Stephanie Benoit March 16, 2017

Dutch company Vanderlande handles logistics automation, making processes in warehouses more efficient and streamlined. Imagine the warehouse of the future, with rows upon rows of crates that seem to know exactly where they’re going. When multinational supermarket chain Albert Heijn was looking for a new, automated layout for its main distribution center, Vanderlande stepped in to provide it. Located in Zaandam next to the Albert Heijn headquarters, the distribution center is vast and supplies hundreds of stores. Of course, that means its mechanized makeover is correspondingly intricate. Vanderlande needed to represent their highly complex automated distribution center with a scale model, so that they could clearly show their clients what the new system offered. For that, Vanderlande and Albert Heijn turned to Materialise.

3D Printing offered the ideal solution for such a complex model – not only was it less costly and faster to 3D print the model, it was also so detailed that making it with another technology would have been extremely time- and labor-intensive. “This was a massive project, with a lot of components and several stages of production and post-production. The actual printing was just one part of it. In choosing Materialise, we went for the partner who could support us at each stage, from engineering and file preparation to finishing and assembly,” says Hilbert Roukema, Albert Heijn.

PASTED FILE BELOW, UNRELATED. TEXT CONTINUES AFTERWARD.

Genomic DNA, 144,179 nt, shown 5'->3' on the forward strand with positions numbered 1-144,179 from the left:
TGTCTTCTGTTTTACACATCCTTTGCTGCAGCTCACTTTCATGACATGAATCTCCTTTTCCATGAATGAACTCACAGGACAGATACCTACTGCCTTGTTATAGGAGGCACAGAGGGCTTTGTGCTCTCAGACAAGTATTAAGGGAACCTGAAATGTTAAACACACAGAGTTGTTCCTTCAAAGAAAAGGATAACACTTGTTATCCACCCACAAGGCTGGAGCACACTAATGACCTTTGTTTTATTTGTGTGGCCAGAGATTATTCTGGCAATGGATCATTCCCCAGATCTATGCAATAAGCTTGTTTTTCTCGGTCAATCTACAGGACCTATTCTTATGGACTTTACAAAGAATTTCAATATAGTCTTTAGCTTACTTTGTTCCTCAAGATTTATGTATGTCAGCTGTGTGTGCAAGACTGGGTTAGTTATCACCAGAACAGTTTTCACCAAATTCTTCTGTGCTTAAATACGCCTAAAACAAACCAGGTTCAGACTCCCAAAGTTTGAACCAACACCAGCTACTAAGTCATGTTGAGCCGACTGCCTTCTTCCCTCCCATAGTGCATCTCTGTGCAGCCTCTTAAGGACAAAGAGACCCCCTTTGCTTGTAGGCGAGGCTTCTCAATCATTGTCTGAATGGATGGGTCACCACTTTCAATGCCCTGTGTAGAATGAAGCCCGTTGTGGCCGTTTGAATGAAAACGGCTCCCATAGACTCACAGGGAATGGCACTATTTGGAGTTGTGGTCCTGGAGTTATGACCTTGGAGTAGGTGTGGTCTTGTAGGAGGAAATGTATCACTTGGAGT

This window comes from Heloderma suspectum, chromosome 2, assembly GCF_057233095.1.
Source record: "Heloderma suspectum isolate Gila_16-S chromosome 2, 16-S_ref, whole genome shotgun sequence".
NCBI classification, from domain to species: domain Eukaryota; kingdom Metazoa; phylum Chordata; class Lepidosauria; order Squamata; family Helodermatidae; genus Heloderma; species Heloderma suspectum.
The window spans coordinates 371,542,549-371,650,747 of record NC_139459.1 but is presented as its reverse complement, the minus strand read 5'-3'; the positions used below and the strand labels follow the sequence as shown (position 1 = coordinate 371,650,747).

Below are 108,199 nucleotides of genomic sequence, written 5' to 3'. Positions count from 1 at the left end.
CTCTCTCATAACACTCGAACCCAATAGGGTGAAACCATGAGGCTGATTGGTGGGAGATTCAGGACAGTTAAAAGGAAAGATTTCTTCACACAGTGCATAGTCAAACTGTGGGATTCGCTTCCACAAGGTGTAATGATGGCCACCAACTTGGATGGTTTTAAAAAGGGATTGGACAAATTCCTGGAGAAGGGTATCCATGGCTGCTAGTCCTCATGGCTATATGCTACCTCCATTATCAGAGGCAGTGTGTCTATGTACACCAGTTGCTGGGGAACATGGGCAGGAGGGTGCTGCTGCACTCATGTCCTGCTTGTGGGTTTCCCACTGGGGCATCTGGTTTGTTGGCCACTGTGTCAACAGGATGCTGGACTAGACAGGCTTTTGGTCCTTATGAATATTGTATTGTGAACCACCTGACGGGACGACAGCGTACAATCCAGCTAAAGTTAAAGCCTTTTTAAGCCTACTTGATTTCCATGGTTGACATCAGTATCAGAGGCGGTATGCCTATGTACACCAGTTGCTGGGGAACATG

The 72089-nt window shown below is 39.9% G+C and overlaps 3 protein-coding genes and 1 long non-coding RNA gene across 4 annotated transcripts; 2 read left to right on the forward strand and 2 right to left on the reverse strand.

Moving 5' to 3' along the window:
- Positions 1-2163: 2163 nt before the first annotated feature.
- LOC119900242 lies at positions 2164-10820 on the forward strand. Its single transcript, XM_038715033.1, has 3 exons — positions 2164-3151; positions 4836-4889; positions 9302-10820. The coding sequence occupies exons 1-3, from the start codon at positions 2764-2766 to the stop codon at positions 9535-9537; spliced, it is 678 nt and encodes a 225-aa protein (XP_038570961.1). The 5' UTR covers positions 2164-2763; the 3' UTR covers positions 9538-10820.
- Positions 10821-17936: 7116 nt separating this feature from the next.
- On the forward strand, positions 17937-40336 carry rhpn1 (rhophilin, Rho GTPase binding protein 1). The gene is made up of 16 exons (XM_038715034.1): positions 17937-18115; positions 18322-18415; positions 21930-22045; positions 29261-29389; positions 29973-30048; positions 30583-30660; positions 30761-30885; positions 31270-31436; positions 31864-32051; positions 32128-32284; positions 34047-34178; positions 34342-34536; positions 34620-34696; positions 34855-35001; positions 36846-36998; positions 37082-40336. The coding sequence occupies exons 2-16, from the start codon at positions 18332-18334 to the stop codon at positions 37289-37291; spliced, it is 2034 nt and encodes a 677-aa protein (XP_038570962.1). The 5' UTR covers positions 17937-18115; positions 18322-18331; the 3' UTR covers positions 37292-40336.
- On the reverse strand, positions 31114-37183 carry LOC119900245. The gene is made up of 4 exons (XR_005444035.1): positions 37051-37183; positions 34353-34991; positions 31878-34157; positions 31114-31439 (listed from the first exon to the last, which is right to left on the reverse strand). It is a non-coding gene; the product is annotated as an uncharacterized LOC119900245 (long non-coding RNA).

The 3D-printed maquette at Albert Heijn headquarters

We received the architectural CAD file of the entire building from Vanderlande, and needed to prepare the file for our 3D printers. The file was absolutely massive and immensely complex, with hundreds of small, detailed parts, and no less than four layers. The biggest challenge for our project engineers from Design & Engineering was turning it into a manageable, watertight file ready for 3D Printing – but our build processors and Materialise Magics were up to the task, slicing the file into a size that our 3D printers could process.

Finally, the different components were printed in Stereolithography. A few interior details were printed in Laser Sintering. Stereolithography was chosen for most of the parts owing to two main reasons: its impeccable surface quality and the large build sizes it offers. There was a certain amount of post-processing, such as painting, polishing and assembling (each floor is separated by Plexiglas, enabling viewers to see through the entire model).


“This model has done more than its job as a maquette,” says Hilbert Roukema at Albert Heijn. “Visitors at our distribution centre will see the model to get an idea of how the distribution center works, and we will also use it to train staff about the new organization. It’s great to see such a faithful representation of the automated system!”

The maquette and information stand

We have plenty of experience in 3D printing architectural models. Take a look at this massive gold-leafed model that reimagines what ancient Rome might have looked like for the Venice Biennale, or take a look at our architecture industry page!